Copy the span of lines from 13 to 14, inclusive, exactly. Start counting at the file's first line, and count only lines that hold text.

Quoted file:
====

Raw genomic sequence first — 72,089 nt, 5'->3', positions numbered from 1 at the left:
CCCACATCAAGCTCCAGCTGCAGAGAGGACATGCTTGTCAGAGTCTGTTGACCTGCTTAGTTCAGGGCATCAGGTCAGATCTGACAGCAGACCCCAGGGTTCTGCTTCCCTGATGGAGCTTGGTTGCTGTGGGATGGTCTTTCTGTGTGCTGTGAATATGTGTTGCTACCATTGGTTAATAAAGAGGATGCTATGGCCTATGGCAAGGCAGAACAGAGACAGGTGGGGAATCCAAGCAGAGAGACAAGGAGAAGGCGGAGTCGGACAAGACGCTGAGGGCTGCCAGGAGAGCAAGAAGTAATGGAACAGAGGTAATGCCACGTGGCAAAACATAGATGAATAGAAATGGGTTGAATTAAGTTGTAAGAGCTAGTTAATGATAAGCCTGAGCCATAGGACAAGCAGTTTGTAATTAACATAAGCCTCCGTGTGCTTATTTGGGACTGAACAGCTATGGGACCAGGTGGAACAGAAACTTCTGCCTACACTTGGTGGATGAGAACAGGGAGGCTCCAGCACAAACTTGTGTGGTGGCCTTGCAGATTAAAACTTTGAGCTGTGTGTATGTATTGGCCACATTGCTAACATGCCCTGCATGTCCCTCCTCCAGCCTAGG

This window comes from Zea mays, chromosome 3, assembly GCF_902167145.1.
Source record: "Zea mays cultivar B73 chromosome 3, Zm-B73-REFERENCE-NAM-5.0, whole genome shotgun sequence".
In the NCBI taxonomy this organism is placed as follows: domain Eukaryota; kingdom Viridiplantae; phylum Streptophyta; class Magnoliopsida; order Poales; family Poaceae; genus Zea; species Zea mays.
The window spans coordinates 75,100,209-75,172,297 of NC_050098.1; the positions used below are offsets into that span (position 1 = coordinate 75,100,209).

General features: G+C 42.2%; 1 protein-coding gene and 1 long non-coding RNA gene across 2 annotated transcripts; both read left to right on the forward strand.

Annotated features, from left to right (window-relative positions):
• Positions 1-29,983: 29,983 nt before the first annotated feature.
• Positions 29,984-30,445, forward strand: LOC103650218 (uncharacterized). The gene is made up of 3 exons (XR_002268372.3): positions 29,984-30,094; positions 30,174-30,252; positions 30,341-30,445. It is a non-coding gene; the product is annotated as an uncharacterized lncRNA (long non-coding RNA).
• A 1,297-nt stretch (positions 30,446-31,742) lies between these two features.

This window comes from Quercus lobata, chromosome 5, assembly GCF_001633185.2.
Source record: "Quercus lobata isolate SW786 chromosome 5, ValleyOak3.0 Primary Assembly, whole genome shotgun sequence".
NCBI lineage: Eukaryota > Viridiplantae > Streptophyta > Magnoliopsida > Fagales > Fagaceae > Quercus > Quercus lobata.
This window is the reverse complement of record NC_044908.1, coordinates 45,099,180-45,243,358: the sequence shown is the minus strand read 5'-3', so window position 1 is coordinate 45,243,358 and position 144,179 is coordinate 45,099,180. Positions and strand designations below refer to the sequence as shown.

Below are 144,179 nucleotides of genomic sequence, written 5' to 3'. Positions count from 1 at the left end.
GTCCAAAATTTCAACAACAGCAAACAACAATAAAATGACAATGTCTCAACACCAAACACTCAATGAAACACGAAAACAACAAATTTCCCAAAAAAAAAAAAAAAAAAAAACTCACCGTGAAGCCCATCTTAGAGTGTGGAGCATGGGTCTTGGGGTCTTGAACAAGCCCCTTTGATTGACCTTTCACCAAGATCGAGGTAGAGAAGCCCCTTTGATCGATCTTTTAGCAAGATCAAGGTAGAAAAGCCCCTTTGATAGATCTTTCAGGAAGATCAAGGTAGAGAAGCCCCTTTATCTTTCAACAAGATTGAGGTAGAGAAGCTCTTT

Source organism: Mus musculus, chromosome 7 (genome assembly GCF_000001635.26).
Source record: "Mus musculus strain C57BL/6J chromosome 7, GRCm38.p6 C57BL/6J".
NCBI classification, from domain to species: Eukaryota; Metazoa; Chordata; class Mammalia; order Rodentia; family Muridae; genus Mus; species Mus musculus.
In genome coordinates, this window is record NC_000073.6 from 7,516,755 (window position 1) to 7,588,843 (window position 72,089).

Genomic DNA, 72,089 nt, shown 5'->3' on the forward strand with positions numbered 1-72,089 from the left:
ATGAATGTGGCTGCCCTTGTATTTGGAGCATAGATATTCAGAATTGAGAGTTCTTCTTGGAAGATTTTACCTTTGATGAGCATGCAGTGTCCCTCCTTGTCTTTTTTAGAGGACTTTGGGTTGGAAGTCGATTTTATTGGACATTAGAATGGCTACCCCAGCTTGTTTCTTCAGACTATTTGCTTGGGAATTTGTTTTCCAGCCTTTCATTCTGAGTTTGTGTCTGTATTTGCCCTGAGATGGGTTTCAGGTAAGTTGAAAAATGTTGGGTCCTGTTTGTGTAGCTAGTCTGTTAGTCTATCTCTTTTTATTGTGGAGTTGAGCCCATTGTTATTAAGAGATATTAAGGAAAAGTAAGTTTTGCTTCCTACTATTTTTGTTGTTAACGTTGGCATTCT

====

Source record: "Quercus lobata isolate SW786 chromosome 5, ValleyOak3.0 Primary Assembly, whole genome shotgun sequence".
NCBI lineage: Eukaryota > Viridiplantae > Streptophyta > Magnoliopsida > Fagales > Fagaceae > Quercus > Quercus lobata.